A main plotline here is the President’s traditional pardon of a turkey before Thanksgiving. According to the play, the turkey farmers’ association gives the president a stipend, a hefty stipend for the pardon. Now Smith strives to up the amount by threatening to have his speechwriter convince the public that it’s not PC to eat turkey.

The play moves quickly and has a robust humor, colored with profanity, as you’d expect from Mamet. The story is outlandish and now a bit dated because we’ve resolved some of the issues it tackles. I wouldn’t say this is a must read or that the play’s a must see. It does exemplify Mamet’s rules for writing, e.g. don’t bore the audience with exposition and start in medias res.

Blind Date

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Lucky for me my friend’s husband isn’t a theater lover. That’s how I got invited to see Blind Date at the Goodman Theater. Blind Date shows us how Ronald Reagan convinced Mikhail Gorbachev to attend a summit meeting to talk about the weapons race. My understanding of this page of history was foggy, but the performances brought clarity and interest. The play opens with a monologue by George Schultz, Reagan’s Secretary of State. Due to his education and experience in economics, Shultz was able to figure out how Russia would struggle and what the consequences would be. Thus he realized this was a key time to contact Gorbechev, Russia’s youngest General Secretary.

Next Russia’s Minister of Foreign Affairs, Eduard Shevardnadze, shares his thinking with the audience before sharing cocktails with Shultz. (In their conversation, which begins awkwardly Shultz tells Shevardnadze about a cocktail called The Kangaroo, which most of us know as a vodka martini.

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We see a lot of negotiating and one step forward, one back action as the two governments and two men figure out whether they should meet and where. It’s quite a chess game and quite interesting. Both powerful men are married to driven women. Nancy Reagan and Raisa Gorbachev have some of the plays best scenes and lines. These women know their minds and masterfully can read situations.

The play has humor but adroitly manages not to canonize or lampoon Reagan. The playwright Rogelio Martinez was born in Cuba and lived there till he was 9 and came to the US. Hence Martinez is fascinated with the ideologies of democracy and communism and has written a series of plays about events like the ping pong competition between China and the US where communism and democracy intersected. It would be easy to make a play that bored or had the wrong tone, but with Blind Date Martinez entertains and enlightens. The play’s pace is good and I could see this show on Broadway. I could see watching this again, which I think is the ultimate goal of a good play.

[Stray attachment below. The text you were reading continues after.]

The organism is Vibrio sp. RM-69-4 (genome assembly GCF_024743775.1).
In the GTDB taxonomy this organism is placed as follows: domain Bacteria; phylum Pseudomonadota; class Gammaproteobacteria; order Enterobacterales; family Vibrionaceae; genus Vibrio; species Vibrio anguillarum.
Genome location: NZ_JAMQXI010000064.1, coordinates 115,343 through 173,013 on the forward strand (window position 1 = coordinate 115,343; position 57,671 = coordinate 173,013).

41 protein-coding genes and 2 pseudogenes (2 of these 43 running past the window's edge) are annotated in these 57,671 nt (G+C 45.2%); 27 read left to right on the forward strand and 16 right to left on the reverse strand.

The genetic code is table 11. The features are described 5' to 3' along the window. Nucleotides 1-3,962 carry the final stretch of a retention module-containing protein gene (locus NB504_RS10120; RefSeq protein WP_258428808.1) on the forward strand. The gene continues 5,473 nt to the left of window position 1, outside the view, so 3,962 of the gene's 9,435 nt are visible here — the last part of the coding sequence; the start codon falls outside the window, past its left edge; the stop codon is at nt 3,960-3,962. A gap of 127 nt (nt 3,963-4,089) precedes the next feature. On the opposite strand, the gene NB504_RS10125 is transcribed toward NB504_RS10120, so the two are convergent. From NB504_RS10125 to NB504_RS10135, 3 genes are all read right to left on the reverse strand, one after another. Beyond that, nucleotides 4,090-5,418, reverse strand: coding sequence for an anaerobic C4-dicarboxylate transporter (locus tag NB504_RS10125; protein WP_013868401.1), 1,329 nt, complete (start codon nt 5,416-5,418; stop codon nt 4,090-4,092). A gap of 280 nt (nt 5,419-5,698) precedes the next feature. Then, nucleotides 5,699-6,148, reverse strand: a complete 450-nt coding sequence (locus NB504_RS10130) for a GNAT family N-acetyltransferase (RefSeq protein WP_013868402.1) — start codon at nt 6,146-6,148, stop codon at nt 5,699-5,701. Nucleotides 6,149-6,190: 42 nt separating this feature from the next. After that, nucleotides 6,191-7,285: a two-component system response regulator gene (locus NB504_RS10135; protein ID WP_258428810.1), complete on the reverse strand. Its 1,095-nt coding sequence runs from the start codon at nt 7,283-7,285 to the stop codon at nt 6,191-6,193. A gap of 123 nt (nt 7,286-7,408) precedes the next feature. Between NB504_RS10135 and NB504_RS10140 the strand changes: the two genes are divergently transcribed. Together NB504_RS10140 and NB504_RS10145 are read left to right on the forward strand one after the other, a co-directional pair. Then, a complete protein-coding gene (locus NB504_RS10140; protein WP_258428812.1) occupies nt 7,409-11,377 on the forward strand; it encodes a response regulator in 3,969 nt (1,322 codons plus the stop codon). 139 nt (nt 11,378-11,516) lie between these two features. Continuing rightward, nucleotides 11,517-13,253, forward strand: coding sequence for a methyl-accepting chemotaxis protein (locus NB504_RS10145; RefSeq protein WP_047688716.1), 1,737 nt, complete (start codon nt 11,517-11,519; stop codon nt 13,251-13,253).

Kudos to Director Robert Falls and all the performers. Bravo!

Alert

Right now China is having a huge government meeting which happens every five years. You may have heard on the news that Pres. Xi wants to raise himself up to the level of Mao or Deng Xiao Peng. He may not appoint a successor for 2022, which is the norm.

I just saw this alert on a listserv.

China just sent a warning to foreign students:

“To all international students – The 18th Congress will be held next week. Over these few weeks the immigration bureau will be strict when dealing with foreigners. The police will conduct checks in major cities, including Nanjing Take your ID (Passport and Student ID) at all times. Foreigners are prohibited from traveling to Beijing and Shanghai during this period. International students must obtain permission from their school and respective immigration bureau before traveling to these destinations. Foreigners are not allowed to organize or gather in large numbers during this period, and this applies to religious and social settings. Students who are working illegally should be extra cautious during this period. The immigration bureau will be conducting checks in each district. Any violation during this sensitive but important period for China will result in automatic deportation. The school will not be able to help.”

I think this is overkill and shows paranoia.